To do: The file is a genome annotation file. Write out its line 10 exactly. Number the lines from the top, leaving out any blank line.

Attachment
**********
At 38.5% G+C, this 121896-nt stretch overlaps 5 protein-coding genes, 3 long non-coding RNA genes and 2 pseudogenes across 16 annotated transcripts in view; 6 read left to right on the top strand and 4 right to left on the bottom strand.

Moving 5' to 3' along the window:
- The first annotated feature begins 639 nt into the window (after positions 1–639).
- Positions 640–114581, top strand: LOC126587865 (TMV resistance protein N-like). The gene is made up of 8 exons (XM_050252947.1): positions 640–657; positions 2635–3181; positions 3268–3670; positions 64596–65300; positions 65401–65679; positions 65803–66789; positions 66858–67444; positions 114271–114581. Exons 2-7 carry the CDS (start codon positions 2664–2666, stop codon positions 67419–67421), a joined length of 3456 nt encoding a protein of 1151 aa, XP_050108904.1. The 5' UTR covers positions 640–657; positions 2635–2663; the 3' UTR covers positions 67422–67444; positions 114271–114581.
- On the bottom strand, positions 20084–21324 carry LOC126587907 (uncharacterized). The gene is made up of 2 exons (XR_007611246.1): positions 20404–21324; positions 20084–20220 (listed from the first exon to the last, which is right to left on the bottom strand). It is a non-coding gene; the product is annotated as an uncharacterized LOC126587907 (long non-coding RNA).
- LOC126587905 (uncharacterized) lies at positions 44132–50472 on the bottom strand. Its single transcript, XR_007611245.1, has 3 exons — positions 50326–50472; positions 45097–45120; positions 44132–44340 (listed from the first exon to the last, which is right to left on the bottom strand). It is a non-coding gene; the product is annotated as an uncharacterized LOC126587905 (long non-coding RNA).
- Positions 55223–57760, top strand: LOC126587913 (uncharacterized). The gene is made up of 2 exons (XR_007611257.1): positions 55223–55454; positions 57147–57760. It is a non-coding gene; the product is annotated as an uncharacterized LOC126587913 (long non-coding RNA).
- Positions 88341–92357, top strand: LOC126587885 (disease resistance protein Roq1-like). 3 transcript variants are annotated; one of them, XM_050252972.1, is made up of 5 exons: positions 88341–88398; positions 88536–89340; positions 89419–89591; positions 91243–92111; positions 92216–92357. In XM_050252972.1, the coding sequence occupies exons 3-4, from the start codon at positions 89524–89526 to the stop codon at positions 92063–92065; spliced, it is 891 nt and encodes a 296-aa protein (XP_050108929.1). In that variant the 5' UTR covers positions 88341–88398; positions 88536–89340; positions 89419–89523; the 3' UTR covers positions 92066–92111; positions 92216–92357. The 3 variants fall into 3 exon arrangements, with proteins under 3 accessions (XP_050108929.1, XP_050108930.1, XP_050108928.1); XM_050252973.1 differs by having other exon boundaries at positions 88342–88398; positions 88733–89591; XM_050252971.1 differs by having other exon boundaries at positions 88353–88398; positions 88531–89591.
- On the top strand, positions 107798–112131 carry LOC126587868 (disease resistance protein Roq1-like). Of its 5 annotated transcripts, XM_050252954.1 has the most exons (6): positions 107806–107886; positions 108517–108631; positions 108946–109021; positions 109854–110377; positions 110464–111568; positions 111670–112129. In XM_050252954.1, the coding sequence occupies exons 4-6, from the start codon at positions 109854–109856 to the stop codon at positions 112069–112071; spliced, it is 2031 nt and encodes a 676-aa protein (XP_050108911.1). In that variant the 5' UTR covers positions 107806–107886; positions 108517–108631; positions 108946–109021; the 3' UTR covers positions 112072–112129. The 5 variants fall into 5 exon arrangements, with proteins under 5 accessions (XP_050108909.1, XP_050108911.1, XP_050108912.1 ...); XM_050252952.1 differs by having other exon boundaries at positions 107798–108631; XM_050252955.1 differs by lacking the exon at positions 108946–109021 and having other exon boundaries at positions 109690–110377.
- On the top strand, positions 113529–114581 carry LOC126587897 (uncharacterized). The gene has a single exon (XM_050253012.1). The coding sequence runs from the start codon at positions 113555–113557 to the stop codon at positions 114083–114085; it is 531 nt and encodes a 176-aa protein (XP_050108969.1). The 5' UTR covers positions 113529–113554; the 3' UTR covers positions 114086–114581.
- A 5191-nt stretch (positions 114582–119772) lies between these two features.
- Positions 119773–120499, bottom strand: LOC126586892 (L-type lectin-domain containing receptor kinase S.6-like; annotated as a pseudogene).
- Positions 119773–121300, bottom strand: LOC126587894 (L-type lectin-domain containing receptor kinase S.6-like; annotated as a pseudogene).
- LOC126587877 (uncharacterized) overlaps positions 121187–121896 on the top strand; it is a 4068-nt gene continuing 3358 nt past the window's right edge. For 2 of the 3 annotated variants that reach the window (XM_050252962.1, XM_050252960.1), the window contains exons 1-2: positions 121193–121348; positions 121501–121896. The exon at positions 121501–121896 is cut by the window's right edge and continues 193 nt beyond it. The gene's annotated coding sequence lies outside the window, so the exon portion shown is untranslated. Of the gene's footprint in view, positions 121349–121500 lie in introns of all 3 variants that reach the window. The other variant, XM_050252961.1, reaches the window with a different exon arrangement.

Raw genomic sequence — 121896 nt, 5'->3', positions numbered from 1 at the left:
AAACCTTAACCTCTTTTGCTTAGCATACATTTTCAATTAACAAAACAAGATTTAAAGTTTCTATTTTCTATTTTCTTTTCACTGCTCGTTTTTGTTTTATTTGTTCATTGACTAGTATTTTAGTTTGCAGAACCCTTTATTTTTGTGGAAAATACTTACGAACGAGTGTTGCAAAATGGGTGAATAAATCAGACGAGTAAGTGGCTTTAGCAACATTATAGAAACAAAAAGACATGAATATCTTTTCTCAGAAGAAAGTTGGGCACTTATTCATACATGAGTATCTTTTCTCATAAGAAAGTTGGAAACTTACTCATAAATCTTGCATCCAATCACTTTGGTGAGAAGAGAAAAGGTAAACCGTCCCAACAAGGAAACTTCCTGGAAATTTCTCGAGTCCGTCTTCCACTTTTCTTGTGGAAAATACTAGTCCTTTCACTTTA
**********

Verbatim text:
- On the top strand, positions 113529–114581 carry LOC126587897 (uncharacterized). The gene has a single exon (XM_050253012.1). The coding sequence runs from the start codon at positions 113555–113557 to the stop codon at positions 114083–114085; it is 531 nt and encodes a 176-aa protein (XP_050108969.1). The 5' UTR covers positions 113529–113554; the 3' UTR covers positions 114086–114581.